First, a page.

Carnival Corp. kicks passenger off cruise ship for breaking COVID rule
Some are wondering how Royal Caribbean closely will enforce new health protocols, and rival Carnival Corporation showed they mean business.
One passenger on Carnival brand cruise ship AIDA was not allowed to come back on their cruise ship after breaking one of the new rules.
AIDA Cruises’ AIDAblu prohibited a guest from returning from a shore excursion while in Catania, Italy because he left the organized tour group.
Like other cruise lines that have restarted sailings, AIDA requires guests to only book cruise line approved shore excursions, and guests are made very aware of this rule prior to the cruise, and before the shore excursion begins. This is meant as a way of limiting potential exposures in the destinations ships visit.
An AIDA Cruises spokesperson said, "Our highest responsibility and top priorities are compliance, environmental protection and the health, safety and well-being of our guests, crew, shoreside employees and the people and communities our ships visit."
The guest was not able to re-board the ship, and AIDA assisted him in arranging travel home. A Carnival spokesperson said this was the first case of a passenger being blocked from returning to one of its ships for breaking coronavirus protocols.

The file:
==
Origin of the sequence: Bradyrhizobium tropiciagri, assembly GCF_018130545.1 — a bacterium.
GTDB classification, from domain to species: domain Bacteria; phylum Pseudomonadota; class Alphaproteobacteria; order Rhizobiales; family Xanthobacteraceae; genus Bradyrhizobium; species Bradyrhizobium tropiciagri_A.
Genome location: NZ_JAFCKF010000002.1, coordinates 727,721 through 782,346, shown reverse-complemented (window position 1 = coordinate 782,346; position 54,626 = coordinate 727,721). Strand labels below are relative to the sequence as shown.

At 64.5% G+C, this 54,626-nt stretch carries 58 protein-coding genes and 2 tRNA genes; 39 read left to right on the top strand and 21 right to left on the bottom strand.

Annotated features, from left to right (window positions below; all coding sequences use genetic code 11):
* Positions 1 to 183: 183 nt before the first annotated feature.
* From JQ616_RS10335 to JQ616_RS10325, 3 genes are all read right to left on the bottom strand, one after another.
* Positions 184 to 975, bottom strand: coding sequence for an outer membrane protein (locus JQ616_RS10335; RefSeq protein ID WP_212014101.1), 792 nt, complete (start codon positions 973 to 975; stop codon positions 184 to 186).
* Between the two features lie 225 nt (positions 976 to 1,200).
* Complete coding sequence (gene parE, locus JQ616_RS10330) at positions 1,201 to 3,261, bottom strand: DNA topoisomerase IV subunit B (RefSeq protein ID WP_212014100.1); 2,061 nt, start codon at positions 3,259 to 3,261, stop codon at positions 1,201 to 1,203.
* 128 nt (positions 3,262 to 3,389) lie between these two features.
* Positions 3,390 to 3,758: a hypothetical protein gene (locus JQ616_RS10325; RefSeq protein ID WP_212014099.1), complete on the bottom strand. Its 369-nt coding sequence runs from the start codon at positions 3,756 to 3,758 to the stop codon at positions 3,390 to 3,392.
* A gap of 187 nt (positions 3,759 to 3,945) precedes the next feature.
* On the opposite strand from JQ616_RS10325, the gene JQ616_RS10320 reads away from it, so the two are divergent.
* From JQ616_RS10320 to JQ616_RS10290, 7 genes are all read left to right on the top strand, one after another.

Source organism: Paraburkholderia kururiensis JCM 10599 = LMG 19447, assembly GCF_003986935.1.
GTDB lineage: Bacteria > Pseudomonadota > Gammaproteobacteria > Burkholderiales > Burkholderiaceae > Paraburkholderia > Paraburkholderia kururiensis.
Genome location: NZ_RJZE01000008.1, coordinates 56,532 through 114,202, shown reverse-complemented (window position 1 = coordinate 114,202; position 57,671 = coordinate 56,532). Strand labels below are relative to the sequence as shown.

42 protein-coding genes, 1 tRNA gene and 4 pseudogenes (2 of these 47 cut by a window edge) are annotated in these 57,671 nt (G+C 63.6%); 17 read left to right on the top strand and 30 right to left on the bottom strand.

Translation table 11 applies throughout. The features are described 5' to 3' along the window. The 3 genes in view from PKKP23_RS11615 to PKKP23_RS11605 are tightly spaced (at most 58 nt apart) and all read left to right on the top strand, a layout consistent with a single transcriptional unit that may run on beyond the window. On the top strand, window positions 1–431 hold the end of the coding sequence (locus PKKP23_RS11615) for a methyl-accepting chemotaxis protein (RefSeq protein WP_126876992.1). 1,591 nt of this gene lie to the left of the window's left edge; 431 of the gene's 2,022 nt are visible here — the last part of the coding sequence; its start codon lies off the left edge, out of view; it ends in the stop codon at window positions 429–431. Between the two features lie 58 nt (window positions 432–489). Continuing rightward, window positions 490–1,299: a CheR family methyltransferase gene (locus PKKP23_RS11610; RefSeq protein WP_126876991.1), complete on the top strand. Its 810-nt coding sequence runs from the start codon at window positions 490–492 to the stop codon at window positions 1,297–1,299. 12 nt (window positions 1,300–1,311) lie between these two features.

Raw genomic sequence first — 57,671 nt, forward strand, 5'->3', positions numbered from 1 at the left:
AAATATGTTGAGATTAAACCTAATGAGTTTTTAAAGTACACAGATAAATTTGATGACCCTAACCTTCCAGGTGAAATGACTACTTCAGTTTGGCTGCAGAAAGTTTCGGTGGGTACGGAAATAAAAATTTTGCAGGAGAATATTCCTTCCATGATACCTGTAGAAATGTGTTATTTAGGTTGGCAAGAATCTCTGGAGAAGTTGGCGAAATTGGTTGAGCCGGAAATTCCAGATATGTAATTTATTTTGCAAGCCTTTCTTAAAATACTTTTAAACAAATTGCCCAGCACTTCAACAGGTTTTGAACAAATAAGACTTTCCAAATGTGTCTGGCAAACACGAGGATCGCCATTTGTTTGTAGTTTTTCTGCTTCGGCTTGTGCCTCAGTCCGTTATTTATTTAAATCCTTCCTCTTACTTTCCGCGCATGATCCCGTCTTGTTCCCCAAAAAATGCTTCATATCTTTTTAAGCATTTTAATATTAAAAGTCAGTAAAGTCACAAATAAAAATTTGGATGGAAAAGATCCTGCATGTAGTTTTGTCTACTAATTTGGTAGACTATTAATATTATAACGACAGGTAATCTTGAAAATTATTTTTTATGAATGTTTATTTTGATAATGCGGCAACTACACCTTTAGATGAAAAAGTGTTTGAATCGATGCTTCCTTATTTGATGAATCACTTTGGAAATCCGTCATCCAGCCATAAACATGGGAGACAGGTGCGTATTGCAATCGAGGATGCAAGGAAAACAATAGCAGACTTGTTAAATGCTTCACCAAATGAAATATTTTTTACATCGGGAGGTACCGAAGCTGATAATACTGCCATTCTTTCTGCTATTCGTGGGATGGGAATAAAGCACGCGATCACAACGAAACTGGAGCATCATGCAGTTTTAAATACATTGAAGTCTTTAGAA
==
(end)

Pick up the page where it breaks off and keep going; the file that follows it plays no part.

AIDA is one of two Carnival Corporation cruise lines that restarted limited operations in Europe.
This is not the first time a cruise ship passenger has attempted to deviate from a tour. In August, a family on a MSC Cruises shore excursion tried to do the same thing and was not allowed back on the cruise ship.
Royal Caribbean shore excursions
Just like AIDA, Costa and MSC, Royal Caribbean will also have a rule requiring guests to only book tours through the cruise line, and guests will only be permitted to disembark at ports if they are taking cruise line sponsored excursions.
Specifically, it calls to only permit shore excursions according to the cruise operators’ prescribed protocols, with strict adherence required of all passengers and denial of re-boarding for any passengers that do not comply.
The rule is one of many recommendations by the Healthy Sail Panel, which encompasses 74 key steps. The entire cruise industry has committed to adopting these protocols as a means of restarting cruises safely.
The panel does recommend Royal Caribbean "potentially reconsidering the cost of curated experiences" to make these more appealing.
In addition, indoor excursions should only be offered if if physical distancing, use of masks, and other recommended protective measures can be implemented.